Gospel Oak by-election: Labour’s Marcus Boyland wins as Lib Dems take second place
- Credit: Archant
Labour’s Marcus Boyland has become Camden’s newest councillor after comprehensively defeating his rivals in the Gospel Oak by-election – and bucking the national trend.
He won 1,485 votes while the Lib Dems won 587, the Tories 523, Greens 273 and Ukip 75 on a bad night for Labour.
Nationally, the party has lost 267 seats in the local elections as of the latest count.
The Tories are the big winners, with 383 gains, while the Lib Dems have so far lost 36, the Greens gained two and Ukip lost 105.
Lib Dem Gospel Oak candidate Stephen Crosher, who is also standing for Parliament in Holborn and St Pancras, saw his party come second – a major boost on its fifth place finish in the ward in 2014.
The Greens – represented by Dee Searle – dropped from third to fourth, while Tory candidate Marx de Morais saw his party fall from second to third.
Ukip, meanwhile, went from 361 votes in 2014 to 75 this time around, with Giles Game falling into last place.
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Cllr Boyland said it was a “fantastic result” for Labour, adding: “Thanks everyone who made it possible.”
Mr Crosher, meanwhile, said the Lib Dem surge in Gospel Oak was down to the “huge effort” of volunteers who helped him campaign.
He added: “The result here in Gospel Oak has seen our vote share increase 300 per cent.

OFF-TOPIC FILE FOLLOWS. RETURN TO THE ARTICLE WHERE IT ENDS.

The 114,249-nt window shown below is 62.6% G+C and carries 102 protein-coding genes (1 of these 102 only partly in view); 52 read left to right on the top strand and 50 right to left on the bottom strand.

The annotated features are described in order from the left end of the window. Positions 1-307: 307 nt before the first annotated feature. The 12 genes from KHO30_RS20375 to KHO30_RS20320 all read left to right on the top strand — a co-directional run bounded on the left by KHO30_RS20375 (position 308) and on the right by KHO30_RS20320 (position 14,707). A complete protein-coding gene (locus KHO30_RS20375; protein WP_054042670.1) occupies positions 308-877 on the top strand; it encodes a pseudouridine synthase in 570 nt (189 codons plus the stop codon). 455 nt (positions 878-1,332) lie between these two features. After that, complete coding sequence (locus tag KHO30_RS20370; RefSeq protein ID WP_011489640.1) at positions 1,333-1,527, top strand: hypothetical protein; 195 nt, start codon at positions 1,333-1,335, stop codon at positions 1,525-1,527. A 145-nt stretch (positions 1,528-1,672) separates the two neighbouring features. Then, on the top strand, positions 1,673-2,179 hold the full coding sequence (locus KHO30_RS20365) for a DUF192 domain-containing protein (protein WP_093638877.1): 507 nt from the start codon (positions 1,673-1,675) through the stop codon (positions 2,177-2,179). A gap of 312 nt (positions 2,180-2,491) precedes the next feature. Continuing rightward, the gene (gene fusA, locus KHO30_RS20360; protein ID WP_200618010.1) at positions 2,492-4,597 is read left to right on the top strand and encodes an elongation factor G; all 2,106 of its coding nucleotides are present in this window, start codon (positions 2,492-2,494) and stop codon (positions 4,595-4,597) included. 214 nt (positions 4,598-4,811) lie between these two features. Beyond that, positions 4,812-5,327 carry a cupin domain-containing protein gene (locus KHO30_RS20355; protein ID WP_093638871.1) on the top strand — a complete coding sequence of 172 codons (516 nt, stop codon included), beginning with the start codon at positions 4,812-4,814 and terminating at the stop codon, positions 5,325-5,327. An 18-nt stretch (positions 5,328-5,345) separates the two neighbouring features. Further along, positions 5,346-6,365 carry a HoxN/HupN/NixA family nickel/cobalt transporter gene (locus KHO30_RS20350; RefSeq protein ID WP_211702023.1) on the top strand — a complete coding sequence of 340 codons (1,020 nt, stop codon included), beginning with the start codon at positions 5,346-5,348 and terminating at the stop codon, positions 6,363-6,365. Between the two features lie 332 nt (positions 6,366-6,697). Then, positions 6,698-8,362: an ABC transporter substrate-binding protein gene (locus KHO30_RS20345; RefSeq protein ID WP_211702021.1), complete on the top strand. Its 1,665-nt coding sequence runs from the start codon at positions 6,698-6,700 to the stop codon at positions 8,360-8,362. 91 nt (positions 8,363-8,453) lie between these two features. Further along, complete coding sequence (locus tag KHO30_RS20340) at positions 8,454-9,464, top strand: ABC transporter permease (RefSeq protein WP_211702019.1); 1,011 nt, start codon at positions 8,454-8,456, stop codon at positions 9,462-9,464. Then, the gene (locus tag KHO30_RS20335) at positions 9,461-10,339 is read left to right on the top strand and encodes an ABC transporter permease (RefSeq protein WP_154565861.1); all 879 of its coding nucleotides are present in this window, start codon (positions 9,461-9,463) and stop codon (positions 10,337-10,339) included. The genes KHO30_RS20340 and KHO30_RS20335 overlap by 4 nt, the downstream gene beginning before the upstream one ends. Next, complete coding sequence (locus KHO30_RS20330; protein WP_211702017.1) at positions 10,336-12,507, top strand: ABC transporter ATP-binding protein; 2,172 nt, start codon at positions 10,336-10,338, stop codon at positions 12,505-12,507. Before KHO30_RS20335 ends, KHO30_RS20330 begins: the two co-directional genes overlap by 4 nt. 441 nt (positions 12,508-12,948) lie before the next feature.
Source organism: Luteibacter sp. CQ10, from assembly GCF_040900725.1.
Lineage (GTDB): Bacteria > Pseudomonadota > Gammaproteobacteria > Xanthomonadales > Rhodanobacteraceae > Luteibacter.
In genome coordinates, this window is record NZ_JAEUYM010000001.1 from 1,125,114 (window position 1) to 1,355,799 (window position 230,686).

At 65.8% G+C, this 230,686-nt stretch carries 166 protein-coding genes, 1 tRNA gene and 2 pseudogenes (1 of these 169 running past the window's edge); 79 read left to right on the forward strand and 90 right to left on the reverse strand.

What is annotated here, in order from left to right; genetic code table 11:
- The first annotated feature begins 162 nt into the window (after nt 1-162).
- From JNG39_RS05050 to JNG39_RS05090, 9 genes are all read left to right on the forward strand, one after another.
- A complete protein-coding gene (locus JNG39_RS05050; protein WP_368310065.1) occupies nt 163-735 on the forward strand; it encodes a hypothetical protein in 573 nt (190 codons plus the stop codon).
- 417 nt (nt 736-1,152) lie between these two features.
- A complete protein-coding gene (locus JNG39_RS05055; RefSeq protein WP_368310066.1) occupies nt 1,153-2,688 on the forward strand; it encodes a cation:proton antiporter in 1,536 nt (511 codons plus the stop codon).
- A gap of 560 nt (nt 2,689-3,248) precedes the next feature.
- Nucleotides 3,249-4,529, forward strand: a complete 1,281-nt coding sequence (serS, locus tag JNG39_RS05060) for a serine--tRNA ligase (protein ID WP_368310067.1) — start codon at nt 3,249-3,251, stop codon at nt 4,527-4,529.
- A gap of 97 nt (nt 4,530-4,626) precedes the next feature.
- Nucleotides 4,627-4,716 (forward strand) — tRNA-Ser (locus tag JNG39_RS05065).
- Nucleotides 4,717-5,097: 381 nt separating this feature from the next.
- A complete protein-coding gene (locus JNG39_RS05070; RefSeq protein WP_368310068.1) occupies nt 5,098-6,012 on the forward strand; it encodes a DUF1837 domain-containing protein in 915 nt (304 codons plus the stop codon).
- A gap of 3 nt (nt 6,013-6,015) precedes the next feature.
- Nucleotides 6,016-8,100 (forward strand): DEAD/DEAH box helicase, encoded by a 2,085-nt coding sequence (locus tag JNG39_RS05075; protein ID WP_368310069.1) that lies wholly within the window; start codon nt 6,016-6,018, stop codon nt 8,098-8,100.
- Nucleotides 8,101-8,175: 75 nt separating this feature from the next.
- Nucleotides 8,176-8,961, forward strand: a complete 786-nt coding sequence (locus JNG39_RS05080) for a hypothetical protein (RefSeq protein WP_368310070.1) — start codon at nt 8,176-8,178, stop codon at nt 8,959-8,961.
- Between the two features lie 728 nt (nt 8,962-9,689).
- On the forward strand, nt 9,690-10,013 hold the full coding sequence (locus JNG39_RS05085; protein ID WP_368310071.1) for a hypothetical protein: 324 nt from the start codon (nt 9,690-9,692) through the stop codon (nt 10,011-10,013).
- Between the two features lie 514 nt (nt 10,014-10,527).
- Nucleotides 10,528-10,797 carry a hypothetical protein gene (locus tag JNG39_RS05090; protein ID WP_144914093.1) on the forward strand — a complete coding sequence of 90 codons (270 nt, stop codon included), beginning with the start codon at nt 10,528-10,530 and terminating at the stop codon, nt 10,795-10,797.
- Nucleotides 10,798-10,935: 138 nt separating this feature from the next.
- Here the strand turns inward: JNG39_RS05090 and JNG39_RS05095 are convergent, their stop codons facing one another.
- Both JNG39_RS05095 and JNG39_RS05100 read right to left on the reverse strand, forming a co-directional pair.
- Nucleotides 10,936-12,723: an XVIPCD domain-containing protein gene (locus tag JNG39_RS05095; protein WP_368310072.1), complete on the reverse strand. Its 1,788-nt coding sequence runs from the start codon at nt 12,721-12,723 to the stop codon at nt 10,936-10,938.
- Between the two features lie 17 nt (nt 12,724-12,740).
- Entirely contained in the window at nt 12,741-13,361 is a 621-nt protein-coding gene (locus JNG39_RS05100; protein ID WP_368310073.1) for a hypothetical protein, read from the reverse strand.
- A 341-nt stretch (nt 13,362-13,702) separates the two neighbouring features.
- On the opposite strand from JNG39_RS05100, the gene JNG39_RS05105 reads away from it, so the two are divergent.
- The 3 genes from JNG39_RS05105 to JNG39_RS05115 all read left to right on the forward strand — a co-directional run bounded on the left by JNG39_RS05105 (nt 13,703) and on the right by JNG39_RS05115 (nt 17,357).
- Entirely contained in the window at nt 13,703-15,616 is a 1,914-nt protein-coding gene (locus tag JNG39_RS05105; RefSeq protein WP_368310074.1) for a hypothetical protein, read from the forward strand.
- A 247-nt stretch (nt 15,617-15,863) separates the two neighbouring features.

“Between the Tories imposing hard Brexit and Corbyn’s Labour being both an ineffective opposition and supporting the Tories, the Lib Dems are the only alternative.
“We continue to fight for an open, tolerant and united Britain.”
The election was called after Labour councillor Maeve McCormack resigned because she could no longer afford to live in Camden.
Speaking to the Ham&High in March, Cllr Boyland, 48, said: “I want to focus on the anti-social behaviour of young adults – it’s worrying residents and we don’t want it to build up.
“But I also want to see the regeneration of the Queen’s Crescent area and obviously the market.”
The Kentish Town resident added: “We want regeneration of the housing and the estates.”
Asked about the controversial council policy to make rubbish bin collections fortnightly for parts of the borough – including most of Gospel Oak – he said it was important to encourage recycling.
“Most other local authorities have a similar system and I think most people will agree with our decision in the future,” he said.